College football season is ready to kick off this weekend. While football fans can’t wait to see powerhouses such as LSU, USC and Alabama battle on the gridiron, another battle between the end zones where shoulder pads are exchanged for trumpets has become bigger than the game on the field. At most football games, halftime is normally considered the time where you get a break from the action in order to grab some snacks and use the restroom. But for Historically Black Colleges & Universities, halftime is when the real game starts. On September 1, the 2nd annual AT&T Nation’s Football Classic will emanate from RFK Stadium in Washington, DC as the Morehouse College Maroon Tigers and the Howard University Bison clash in their NCAA football season opener. However, the spotlight will be on another set of teams when the 1st half ends as Morehouse College’s “House of Funk” and Howard University’s “Showtime” marching bands duke it out for HBCU supremacy.
The magic of the HBCU marching bands has long been the real attraction at HBCU college football games and Saturday evening will be no different. But when exactly did the halftime interlude get so popular?
In 1946, the marching band at Florida A&M University (FAMU) went from the old militant style to high octane dance and entertainment under the tutelage of Dr. William Foster. The experimental style caught fire in the South and other HBCUs began adopting the style. The HBCU tradition had its first taste of national exposure when Grambling State University’s band performed at halftime in the first NFL Super Bowl in 1967. Since then, the halftime spectacle has become a must see event and is affectionately called the “5th Quarter.” Saturday’s event will continue the tradition as both Morehouse and Howard are seeking bragging rights.
“I have been thinking about what our halftime show was going look like since last year’s game,” says Blake Gaines, Director of Bands at Morehouse College. The appropriately titled “House Of Funk” has received national recognition as they have performed at the Super Bowl XXXIV pre-game, The Today Show and at the annual Mardi Gras celebration in New Orleans while also be featured in the film Stomp the Yard. “I can guarantee that this year’s performance will be tear-jerking, dramatic and exciting.”
On the other side, Howard University’s marching band have also made a name for themselves. With Director of Bands John Newson at the helm since 1986, “Showtime” has also performed in its fair share high profile events including NFL games and a noteworthy performance at the 56th Inaugural Parade of President Barack Obama. “We are always looking for new ways to take our performances to the next level,” says Newson. This year’s edition of “Showtime” is 75% freshman who will be performing in their first performance and halftime show. But Newson isn’t worried that the weight of the event will overwhelm his crew. “They are anxious to see what they can do in front of a large crowd at a college level. I just want my band to put on the best show possible.”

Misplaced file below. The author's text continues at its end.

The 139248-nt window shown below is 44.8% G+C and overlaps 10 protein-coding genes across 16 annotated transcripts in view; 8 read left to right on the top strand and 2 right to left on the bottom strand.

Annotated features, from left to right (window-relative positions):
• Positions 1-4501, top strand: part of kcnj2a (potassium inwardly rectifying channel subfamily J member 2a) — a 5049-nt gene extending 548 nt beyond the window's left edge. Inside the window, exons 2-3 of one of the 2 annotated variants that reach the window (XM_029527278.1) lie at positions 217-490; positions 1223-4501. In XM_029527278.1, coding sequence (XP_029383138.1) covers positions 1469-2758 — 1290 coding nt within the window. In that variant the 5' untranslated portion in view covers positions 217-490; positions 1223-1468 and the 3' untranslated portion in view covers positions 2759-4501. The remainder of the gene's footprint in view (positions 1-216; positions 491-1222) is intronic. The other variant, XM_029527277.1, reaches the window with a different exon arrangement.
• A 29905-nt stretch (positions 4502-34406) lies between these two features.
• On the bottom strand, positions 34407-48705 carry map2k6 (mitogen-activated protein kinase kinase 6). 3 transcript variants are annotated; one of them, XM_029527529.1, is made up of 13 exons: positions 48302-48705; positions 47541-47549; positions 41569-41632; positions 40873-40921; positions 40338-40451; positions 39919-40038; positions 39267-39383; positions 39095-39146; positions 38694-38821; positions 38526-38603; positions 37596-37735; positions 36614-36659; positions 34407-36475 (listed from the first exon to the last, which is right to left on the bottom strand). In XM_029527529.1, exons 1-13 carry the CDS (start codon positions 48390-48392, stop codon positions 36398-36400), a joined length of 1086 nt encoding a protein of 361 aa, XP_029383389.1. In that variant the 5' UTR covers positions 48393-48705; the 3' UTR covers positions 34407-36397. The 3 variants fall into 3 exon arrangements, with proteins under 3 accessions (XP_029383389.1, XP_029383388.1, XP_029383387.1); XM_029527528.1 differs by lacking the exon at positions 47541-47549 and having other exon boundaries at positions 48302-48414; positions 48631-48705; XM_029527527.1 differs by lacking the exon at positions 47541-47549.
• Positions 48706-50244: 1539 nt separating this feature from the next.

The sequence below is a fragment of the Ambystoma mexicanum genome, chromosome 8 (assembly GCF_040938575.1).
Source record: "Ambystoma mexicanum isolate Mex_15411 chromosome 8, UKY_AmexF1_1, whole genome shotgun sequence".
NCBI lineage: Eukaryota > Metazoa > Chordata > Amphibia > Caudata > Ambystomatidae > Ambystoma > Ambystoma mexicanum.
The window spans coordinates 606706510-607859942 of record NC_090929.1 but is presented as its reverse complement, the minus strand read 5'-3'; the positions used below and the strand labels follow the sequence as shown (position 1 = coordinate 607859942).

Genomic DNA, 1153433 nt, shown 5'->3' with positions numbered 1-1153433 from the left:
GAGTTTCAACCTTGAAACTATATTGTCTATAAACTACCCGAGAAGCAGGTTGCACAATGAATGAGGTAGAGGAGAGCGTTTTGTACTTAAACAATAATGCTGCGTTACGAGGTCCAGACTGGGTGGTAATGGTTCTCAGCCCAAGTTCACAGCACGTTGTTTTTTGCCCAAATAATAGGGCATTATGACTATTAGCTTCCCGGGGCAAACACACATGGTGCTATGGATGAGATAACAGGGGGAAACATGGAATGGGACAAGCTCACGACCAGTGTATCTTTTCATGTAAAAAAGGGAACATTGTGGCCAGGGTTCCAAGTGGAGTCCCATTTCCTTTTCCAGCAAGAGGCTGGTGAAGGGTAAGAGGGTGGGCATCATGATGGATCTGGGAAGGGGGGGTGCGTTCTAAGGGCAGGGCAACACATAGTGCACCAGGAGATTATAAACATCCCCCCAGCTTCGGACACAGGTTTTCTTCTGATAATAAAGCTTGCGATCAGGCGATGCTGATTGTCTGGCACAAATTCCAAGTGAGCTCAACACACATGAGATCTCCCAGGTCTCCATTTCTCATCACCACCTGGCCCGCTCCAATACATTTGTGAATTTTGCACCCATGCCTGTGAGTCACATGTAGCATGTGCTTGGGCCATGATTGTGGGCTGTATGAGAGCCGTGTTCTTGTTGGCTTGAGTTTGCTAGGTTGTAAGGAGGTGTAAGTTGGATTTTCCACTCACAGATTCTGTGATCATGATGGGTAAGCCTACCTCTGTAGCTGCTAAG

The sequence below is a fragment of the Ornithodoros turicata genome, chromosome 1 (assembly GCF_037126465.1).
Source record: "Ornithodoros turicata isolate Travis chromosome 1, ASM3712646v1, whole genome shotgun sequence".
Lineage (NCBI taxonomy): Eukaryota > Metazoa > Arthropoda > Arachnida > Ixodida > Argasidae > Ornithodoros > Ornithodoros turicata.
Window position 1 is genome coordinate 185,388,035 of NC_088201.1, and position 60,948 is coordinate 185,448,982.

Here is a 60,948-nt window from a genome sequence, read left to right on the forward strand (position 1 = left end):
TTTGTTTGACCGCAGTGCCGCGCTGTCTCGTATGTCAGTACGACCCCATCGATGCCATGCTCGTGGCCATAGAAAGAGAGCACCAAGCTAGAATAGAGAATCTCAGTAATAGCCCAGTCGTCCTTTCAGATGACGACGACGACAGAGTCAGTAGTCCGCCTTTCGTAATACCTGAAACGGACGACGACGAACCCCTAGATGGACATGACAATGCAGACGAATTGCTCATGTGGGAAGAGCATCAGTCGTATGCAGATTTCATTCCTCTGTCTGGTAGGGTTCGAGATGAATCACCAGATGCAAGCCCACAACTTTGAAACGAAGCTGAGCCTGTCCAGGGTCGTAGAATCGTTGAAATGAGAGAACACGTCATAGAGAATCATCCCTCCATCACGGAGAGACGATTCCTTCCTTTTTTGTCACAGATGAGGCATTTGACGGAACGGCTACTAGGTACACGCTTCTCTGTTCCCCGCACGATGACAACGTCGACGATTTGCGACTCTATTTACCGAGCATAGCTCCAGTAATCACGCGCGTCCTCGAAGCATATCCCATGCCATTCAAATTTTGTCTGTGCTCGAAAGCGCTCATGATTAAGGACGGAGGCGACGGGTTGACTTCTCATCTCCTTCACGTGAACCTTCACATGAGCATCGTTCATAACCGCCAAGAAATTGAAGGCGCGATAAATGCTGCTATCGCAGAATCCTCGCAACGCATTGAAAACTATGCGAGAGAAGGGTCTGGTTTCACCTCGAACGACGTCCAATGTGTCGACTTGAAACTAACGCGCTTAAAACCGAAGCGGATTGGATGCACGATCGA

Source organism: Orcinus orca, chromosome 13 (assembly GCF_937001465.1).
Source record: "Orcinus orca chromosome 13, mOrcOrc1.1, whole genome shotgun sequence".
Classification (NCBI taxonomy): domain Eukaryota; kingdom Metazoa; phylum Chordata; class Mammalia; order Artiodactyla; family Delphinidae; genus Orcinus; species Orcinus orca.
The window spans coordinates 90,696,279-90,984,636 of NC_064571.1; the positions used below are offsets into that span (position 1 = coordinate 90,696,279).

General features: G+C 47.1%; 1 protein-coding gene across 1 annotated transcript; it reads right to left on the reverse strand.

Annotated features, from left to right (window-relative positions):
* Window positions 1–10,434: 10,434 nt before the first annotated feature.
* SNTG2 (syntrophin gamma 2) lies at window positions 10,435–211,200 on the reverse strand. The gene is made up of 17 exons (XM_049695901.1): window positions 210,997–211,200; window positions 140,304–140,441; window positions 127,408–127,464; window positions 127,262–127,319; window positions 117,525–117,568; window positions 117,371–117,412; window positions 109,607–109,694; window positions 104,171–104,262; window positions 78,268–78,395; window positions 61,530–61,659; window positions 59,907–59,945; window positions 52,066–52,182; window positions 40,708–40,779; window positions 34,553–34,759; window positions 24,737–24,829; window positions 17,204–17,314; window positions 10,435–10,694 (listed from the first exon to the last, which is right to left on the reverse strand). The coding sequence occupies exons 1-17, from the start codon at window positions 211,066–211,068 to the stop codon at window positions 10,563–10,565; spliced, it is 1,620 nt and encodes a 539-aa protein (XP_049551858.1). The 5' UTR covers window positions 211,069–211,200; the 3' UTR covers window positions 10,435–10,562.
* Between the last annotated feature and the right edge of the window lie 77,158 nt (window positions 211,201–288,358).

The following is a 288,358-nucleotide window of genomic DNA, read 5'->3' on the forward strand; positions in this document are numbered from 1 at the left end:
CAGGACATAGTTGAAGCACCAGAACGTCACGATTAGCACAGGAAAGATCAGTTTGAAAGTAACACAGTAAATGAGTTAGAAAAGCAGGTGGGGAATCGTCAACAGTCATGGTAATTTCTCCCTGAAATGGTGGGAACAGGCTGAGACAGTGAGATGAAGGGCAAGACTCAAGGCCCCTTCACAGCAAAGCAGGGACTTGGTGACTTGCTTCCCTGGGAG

As big as the marching bands have become at the HBCUs, the tradition’s image was badly bruised when the death of Florida A&M University drum major Robert Champion at the hands of his fellow band mates was thrust into the national spotlight. During an illegal initiation practice commonly known as “hazing,” Champion was pummeled to death by band members on a charter bus following a game against a rival school on November 19. It was the night that the 26-year-old was supposed to “crossover” and become fully initiated into the band. His death sparked a nationwide witch hunt that scoured HBCUs across the nation to find out just how long hazing had been in practice.
It was the wrong kind of spotlight for HBCU marching bands to attract considering how important they have become to the students and the tradition of Black colleges across the nation. Although the incident rocked the nation, Newson says that all HBCUs have been steadfast in making sure this type of incident doesn’t happen again.
“It was not only a wakeup call for every HBCU across the country, but the students also saw the negative effect it had,” Newson says. He explains that band directors across the country have been involved in multiple meetings to come up with remedies against hazing. Anyone who wants to be a part of “Showtime” has to sign a “no hazing” contract with strict consequences (read: expulsion) for assaulting, or being assaulted at the hands of other band mates. “A lot of the students have gotten away from hazing. We’ve been blessed that it’s not going on at Howard and I hope it stays that way. Robert Champion died doing something he loved and felt he had to go through some kind of initiation to be a part of it.”
Despite the turmoil Champion’s death caused, HBCU bands remain a popular part of the Black college experience. Saturday’s game is no exception as all of the stops are being pulled out to ensure that this event will be a memorable one. Aside from the huge rivalry matchup between bands and football teams, a kickoff rally hosted by Farnsworth Bentley and Wendy Raquel Robinson of BET’s The Game will take place Friday evening featuring a performance by Wale. On Saturday, Morehouse and Howard will take the field for pigskin supremacy. And it all leads up to the halftime show where “House of Funk” and “Showtime” plan to leave it all on the field.
“[House of Funk] is definitely not coming up [to Washington, D.C.] to shake hands,” says Director Gaines. “Just as much as the football teams are preparing to play their game, we are there to play ours. This is a put up or shut up situation.”